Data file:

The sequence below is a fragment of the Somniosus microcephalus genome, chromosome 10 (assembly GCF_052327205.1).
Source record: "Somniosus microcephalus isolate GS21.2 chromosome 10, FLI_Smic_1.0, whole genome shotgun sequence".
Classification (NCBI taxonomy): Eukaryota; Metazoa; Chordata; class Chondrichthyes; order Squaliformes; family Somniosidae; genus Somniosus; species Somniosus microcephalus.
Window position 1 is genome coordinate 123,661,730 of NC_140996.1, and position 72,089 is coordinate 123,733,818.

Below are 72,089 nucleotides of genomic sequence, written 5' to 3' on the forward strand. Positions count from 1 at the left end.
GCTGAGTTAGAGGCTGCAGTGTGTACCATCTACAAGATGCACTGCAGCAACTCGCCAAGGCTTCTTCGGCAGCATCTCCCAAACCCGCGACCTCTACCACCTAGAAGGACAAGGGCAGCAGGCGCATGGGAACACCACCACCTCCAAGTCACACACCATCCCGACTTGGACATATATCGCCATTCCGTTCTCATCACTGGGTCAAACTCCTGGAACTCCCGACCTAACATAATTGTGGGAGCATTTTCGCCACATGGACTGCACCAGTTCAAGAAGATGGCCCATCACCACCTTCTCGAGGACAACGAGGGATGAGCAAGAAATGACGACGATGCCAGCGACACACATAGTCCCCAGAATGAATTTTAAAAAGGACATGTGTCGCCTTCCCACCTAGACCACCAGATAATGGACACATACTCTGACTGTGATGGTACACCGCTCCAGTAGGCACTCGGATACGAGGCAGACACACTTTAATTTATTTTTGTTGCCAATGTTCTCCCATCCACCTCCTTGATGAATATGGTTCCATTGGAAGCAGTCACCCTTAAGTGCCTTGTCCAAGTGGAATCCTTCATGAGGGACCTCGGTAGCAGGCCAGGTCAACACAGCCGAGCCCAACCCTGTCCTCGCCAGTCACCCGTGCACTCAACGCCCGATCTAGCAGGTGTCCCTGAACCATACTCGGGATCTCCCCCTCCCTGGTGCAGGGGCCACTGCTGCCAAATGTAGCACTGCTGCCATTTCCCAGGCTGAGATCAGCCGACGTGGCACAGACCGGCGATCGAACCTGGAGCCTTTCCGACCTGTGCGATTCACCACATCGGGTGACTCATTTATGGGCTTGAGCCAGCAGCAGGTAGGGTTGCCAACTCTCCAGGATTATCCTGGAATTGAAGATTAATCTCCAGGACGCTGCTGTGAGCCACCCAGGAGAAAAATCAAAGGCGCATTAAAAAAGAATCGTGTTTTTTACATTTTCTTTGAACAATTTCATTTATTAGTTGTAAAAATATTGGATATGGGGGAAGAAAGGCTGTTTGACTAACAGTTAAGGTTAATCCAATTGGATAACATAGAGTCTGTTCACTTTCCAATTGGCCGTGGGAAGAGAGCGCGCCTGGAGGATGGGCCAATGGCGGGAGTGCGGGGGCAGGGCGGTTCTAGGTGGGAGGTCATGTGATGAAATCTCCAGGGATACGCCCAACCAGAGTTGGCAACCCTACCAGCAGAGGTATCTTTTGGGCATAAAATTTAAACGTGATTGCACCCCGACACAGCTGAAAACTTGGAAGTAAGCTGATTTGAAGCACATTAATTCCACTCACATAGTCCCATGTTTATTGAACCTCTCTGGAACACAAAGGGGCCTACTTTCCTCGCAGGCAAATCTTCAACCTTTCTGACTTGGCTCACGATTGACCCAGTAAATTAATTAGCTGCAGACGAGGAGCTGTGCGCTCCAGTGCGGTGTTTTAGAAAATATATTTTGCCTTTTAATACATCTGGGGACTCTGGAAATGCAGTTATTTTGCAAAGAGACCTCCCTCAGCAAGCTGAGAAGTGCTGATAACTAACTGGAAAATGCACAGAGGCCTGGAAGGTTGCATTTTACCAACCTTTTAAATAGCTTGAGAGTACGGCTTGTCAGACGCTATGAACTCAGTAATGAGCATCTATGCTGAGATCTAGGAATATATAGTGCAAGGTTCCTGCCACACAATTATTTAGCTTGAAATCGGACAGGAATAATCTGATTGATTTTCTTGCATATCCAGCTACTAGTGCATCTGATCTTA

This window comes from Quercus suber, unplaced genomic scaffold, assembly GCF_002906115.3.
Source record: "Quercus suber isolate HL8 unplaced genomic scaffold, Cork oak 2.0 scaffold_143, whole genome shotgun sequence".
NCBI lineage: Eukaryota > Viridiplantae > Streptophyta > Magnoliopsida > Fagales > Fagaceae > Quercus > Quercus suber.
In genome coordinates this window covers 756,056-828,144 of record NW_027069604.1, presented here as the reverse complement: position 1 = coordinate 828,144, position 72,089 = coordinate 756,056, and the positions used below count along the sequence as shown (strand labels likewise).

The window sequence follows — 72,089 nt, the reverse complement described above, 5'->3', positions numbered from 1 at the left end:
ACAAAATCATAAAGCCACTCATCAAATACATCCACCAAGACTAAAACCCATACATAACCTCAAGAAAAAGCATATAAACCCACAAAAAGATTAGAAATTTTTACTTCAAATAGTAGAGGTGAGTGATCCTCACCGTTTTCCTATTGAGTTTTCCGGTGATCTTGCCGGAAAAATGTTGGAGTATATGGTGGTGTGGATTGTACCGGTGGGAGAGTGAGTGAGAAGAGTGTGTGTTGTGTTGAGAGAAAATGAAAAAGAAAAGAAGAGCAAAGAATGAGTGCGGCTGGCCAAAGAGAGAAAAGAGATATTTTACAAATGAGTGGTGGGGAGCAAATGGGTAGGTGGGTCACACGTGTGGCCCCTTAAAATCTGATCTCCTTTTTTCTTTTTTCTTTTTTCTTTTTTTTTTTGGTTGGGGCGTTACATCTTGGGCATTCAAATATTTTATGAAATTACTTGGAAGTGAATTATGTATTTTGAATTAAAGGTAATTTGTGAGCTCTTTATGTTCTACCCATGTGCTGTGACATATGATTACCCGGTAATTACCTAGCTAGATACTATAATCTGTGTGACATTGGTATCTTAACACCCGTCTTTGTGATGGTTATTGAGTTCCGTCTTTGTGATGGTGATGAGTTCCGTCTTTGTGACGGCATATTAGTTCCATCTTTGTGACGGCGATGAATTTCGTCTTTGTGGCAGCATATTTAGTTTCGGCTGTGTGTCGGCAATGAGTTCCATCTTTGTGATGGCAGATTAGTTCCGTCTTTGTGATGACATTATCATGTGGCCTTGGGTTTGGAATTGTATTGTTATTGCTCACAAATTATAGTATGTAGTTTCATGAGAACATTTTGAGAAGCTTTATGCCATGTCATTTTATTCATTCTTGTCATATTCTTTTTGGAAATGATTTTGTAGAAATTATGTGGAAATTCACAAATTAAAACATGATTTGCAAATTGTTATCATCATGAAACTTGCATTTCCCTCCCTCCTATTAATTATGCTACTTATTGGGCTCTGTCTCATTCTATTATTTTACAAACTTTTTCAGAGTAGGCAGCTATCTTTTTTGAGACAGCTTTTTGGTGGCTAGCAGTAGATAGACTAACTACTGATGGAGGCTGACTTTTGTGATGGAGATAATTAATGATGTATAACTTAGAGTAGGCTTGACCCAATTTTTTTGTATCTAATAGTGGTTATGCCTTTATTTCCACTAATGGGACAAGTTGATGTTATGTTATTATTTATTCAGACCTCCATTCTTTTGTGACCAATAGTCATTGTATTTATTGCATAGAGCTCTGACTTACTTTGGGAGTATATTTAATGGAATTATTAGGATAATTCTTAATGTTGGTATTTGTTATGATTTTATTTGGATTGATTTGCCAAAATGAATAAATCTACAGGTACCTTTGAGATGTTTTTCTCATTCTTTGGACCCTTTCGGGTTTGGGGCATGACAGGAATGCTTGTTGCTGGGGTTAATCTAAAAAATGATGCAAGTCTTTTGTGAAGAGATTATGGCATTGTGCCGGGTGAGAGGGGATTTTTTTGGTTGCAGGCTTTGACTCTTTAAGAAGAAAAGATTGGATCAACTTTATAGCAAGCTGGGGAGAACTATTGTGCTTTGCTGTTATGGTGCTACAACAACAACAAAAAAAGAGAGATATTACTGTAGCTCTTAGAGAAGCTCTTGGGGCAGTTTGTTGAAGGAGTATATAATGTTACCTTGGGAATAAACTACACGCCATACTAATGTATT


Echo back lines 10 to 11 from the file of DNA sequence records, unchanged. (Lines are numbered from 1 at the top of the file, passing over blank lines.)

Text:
In genome coordinates this window covers 756,056-828,144 of record NW_027069604.1, presented here as the reverse complement: position 1 = coordinate 828,144, position 72,089 = coordinate 756,056, and the positions used below count along the sequence as shown (strand labels likewise).

The window sequence follows — 72,089 nt, the reverse complement described above, 5'->3', positions numbered from 1 at the left end: